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Reading Black Books: How African American Literature Can Make Our Faith More Whole and Just

Reading Black Books: How African American Literature Can Make Our Faith More Whole and Just

by Claude Atcho


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Learning from Black voices means listening to more than snippets. It means attending to Black stories. Reading Black Books helps Christians hear and learn from enduring Black voices and stories as captured in classic African American literature.

Pastor and teacher Claude Atcho offers a theological approach to 10 seminal texts of 20th-century African American literature. Each chapter takes up a theological category for inquiry through a close literary reading and theological reflection on a primary literary text, from Ralph Ellison's Invisible Man and Richard Wright's Native Son to Zora Neale Hurston's Moses, Man of the Mountain and James Baldwin's Go Tell It on the Mountain. The book includes end-of-chapter discussion questions.

Reading Black Books helps readers of all backgrounds learn from the contours of Christian faith formed and forged by Black stories, and it spurs continued conversations about racial justice in the church. It demonstrates that reading about Black experience as shown in the literature of great African American writers can guide us toward sharper theological thinking and more faithful living.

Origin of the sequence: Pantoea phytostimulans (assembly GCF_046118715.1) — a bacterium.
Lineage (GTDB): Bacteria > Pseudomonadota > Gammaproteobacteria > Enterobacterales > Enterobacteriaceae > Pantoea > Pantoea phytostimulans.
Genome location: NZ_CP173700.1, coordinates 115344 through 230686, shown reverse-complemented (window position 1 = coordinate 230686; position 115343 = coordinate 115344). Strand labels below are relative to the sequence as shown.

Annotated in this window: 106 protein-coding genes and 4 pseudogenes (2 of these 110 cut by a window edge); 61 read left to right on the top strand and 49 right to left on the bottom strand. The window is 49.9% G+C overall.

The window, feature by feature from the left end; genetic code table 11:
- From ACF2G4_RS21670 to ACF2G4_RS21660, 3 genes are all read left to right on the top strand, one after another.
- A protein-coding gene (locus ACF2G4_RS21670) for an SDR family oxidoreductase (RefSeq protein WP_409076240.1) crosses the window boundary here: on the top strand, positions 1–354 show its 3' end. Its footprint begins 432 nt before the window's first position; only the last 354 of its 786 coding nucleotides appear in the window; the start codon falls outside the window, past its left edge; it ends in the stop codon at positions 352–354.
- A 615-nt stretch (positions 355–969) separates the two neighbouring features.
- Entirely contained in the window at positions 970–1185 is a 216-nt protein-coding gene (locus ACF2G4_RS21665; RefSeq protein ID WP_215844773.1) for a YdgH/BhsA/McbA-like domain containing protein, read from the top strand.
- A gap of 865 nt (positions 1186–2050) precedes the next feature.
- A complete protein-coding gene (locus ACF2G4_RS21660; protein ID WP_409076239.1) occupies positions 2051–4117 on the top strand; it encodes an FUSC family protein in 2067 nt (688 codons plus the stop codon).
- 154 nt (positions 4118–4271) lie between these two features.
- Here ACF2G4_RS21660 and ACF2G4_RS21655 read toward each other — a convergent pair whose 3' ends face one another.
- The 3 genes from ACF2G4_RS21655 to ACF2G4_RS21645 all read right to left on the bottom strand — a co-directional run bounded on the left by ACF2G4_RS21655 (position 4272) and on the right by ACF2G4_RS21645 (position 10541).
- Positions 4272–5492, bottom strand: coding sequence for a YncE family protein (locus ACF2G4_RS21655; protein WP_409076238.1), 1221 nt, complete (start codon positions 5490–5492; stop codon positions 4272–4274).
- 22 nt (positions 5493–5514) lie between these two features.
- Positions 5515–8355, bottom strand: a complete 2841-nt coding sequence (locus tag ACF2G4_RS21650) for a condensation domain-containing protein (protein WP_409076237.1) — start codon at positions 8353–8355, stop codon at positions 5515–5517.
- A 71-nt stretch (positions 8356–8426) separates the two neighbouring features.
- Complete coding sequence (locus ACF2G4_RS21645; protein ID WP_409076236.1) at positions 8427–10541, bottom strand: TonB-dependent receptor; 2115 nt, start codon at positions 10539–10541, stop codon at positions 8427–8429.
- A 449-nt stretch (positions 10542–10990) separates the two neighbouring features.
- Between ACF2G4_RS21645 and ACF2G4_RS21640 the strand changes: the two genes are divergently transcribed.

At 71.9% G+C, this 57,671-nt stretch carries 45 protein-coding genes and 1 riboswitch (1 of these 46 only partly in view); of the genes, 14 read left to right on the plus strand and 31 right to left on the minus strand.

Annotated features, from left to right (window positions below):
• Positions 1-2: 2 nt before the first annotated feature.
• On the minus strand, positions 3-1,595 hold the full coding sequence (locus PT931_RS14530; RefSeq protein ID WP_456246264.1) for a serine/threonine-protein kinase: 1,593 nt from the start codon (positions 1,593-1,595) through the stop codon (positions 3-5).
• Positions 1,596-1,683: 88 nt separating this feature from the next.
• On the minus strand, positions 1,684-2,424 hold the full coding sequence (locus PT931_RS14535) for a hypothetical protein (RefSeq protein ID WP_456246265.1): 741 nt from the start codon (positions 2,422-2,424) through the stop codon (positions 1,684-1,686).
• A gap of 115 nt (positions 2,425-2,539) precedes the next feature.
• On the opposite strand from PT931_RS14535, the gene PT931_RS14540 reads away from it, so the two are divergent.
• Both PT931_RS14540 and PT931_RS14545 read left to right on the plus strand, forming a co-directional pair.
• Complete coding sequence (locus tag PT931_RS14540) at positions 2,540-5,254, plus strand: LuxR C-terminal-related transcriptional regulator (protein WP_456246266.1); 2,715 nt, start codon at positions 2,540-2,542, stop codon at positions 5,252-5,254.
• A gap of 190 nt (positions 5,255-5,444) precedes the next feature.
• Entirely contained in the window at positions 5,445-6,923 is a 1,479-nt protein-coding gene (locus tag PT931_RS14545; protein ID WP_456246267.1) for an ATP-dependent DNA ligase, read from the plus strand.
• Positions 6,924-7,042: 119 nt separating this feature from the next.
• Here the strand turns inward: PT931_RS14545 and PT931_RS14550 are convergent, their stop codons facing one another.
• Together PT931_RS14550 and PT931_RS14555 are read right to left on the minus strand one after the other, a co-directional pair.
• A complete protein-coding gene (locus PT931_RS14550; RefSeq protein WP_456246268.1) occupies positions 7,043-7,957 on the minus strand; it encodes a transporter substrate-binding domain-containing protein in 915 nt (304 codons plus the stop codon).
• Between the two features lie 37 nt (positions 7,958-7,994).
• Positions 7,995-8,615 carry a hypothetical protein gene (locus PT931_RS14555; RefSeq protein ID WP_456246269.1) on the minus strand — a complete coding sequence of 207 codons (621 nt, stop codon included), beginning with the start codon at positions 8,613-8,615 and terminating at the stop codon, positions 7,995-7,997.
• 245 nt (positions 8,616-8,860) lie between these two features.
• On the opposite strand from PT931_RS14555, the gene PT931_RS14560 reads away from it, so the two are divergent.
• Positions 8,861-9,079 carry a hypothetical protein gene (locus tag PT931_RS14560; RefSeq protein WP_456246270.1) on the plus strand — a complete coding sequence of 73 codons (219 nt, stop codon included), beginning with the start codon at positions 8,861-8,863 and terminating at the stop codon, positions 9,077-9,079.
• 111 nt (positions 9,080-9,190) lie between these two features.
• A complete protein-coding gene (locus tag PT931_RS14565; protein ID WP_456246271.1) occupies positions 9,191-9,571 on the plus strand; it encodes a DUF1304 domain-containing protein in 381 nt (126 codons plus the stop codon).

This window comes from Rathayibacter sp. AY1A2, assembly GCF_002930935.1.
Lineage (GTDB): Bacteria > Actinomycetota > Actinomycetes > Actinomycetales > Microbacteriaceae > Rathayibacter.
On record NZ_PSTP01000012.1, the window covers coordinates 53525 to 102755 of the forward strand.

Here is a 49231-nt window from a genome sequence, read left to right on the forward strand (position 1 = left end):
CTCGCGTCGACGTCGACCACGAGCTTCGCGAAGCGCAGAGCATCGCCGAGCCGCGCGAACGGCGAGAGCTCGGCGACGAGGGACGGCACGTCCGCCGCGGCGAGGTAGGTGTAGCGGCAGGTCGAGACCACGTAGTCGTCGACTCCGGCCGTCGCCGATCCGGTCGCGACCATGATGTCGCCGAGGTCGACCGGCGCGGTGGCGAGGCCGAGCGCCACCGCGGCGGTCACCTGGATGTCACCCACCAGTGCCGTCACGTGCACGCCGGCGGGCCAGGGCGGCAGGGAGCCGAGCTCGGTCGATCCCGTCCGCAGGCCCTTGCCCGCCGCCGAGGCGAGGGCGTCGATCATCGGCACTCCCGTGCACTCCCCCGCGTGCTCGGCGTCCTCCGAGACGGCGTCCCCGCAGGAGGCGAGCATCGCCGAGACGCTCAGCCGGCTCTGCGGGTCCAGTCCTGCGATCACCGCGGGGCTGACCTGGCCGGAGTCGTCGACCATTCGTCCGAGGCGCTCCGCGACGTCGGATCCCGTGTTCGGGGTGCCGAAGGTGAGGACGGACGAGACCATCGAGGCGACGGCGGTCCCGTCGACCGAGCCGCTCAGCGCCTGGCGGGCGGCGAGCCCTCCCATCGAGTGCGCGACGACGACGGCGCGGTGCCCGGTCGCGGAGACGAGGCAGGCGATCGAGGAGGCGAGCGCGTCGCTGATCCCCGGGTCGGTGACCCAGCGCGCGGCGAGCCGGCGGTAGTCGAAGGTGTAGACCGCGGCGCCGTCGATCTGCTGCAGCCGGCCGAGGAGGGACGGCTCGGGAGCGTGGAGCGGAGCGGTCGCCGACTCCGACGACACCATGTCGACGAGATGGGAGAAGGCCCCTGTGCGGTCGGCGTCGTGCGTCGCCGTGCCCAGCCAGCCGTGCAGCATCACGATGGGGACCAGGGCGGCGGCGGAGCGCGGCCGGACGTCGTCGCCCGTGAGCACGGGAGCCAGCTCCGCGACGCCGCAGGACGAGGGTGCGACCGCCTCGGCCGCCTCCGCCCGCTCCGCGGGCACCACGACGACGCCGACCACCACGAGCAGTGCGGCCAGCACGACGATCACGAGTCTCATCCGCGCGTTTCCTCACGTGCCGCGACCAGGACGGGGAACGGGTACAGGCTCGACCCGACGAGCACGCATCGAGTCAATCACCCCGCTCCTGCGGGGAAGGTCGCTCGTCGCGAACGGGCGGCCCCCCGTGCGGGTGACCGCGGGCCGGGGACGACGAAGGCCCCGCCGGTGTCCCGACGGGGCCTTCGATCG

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Product Details

ISBN-13: 9781587435294
Publisher: Baker Publishing Group
Publication date: 05/17/2022
Pages: 208
Sales rank: 530,504
Product dimensions: 5.90(w) x 8.90(h) x 0.70(d)

About the Author

Claude Atcho (MTS, Midwestern Seminary) is pastor of Church of the Resurrection in Charlottesville, Virginia. He has taught African American literature at the collegiate level and is a regular writer and podcast contributor for Think Christian. He has written for Christ & Pop Culture, The Gospel Coalition, and The Witness: A Black Christian Collective.

Table of Contents

1. Image of God: Ralph Ellison's Invisible Man
2. Sin: Richard Wright's Native Son
3. God: James Baldwin's Go Tell It on the Mountain
4. Jesus: Countee Cullen's "Christ Recrucified" and "The Black Christ"
5. Salvation: Zora Neale Hurston's Moses, Man of the Mountain
6. Racism: Nella Larsen's Passing
7. Healing and Memory: Toni Morrison's Beloved
8. Lament: W. E. B. Du Bois's "The Litany of Atlanta"
9. Justice: Richard Wright's The Man Who Lived Underground
10. Hope: Margaret Walker's "For My People"
Discussion Questions

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